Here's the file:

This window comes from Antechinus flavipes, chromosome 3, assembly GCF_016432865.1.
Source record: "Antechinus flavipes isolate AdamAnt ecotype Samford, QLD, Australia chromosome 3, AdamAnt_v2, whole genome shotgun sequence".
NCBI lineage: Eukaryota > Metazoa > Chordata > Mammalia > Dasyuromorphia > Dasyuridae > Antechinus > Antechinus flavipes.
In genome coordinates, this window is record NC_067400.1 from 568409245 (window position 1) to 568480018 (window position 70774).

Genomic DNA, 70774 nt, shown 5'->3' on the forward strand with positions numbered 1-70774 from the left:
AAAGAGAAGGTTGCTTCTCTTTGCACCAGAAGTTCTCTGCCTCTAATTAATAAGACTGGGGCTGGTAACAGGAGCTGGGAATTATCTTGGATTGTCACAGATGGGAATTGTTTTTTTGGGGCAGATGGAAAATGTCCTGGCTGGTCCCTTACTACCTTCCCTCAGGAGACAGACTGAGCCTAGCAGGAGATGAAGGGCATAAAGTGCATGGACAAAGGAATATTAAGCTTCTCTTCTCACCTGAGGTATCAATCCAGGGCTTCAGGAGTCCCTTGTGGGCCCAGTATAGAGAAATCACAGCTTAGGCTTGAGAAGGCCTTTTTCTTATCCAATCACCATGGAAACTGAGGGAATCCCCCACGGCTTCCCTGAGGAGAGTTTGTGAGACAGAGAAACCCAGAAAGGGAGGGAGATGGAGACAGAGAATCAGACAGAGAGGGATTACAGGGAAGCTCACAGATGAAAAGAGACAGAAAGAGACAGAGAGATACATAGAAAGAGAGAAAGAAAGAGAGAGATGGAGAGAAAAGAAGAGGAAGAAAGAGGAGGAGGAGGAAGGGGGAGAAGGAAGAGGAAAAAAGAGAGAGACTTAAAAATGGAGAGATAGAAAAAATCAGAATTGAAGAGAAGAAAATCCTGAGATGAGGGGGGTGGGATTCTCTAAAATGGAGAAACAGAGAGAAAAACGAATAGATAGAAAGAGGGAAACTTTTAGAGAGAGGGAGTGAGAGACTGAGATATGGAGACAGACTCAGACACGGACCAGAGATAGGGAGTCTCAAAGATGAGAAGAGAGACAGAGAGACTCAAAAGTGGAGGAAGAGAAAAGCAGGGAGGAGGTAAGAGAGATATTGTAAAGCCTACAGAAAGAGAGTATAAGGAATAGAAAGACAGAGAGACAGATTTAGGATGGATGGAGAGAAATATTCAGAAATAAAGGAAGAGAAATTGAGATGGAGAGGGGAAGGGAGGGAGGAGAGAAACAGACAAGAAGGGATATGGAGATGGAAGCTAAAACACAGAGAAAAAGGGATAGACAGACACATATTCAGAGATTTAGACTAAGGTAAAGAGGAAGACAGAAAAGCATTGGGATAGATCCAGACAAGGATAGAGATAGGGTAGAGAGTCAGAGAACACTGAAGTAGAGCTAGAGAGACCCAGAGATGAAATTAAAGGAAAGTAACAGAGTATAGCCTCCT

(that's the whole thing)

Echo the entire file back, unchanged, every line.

This window comes from Antechinus flavipes, chromosome 3, assembly GCF_016432865.1.
Source record: "Antechinus flavipes isolate AdamAnt ecotype Samford, QLD, Australia chromosome 3, AdamAnt_v2, whole genome shotgun sequence".
NCBI lineage: Eukaryota > Metazoa > Chordata > Mammalia > Dasyuromorphia > Dasyuridae > Antechinus > Antechinus flavipes.
In genome coordinates, this window is record NC_067400.1 from 568409245 (window position 1) to 568480018 (window position 70774).

Genomic DNA, 70774 nt, shown 5'->3' on the forward strand with positions numbered 1-70774 from the left:
AAAGAGAAGGTTGCTTCTCTTTGCACCAGAAGTTCTCTGCCTCTAATTAATAAGACTGGGGCTGGTAACAGGAGCTGGGAATTATCTTGGATTGTCACAGATGGGAATTGTTTTTTTGGGGCAGATGGAAAATGTCCTGGCTGGTCCCTTACTACCTTCCCTCAGGAGACAGACTGAGCCTAGCAGGAGATGAAGGGCATAAAGTGCATGGACAAAGGAATATTAAGCTTCTCTTCTCACCTGAGGTATCAATCCAGGGCTTCAGGAGTCCCTTGTGGGCCCAGTATAGAGAAATCACAGCTTAGGCTTGAGAAGGCCTTTTTCTTATCCAATCACCATGGAAACTGAGGGAATCCCCCACGGCTTCCCTGAGGAGAGTTTGTGAGACAGAGAAACCCAGAAAGGGAGGGAGATGGAGACAGAGAATCAGACAGAGAGGGATTACAGGGAAGCTCACAGATGAAAAGAGACAGAAAGAGACAGAGAGATACATAGAAAGAGAGAAAGAAAGAGAGAGATGGAGAGAAAAGAAGAGGAAGAAAGAGGAGGAGGAGGAAGGGGGAGAAGGAAGAGGAAAAAAGAGAGAGACTTAAAAATGGAGAGATAGAAAAAATCAGAATTGAAGAGAAGAAAATCCTGAGATGAGGGGGGTGGGATTCTCTAAAATGGAGAAACAGAGAGAAAAACGAATAGATAGAAAGAGGGAAACTTTTAGAGAGAGGGAGTGAGAGACTGAGATATGGAGACAGACTCAGACACGGACCAGAGATAGGGAGTCTCAAAGATGAGAAGAGAGACAGAGAGACTCAAAAGTGGAGGAAGAGAAAAGCAGGGAGGAGGTAAGAGAGATATTGTAAAGCCTACAGAAAGAGAGTATAAGGAATAGAAAGACAGAGAGACAGATTTAGGATGGATGGAGAGAAATATTCAGAAATAAAGGAAGAGAAATTGAGATGGAGAGGGGAAGGGAGGGAGGAGAGAAACAGACAAGAAGGGATATGGAGATGGAAGCTAAAACACAGAGAAAAAGGGATAGACAGACACATATTCAGAGATTTAGACTAAGGTAAAGAGGAAGACAGAAAAGCATTGGGATAGATCCAGACAAGGATAGAGATAGGGTAGAGAGTCAGAGAACACTGAAGTAGAGCTAGAGAGACCCAGAGATGAAATTAAAGGAAAGTAACAGAGTATAGCCTCCT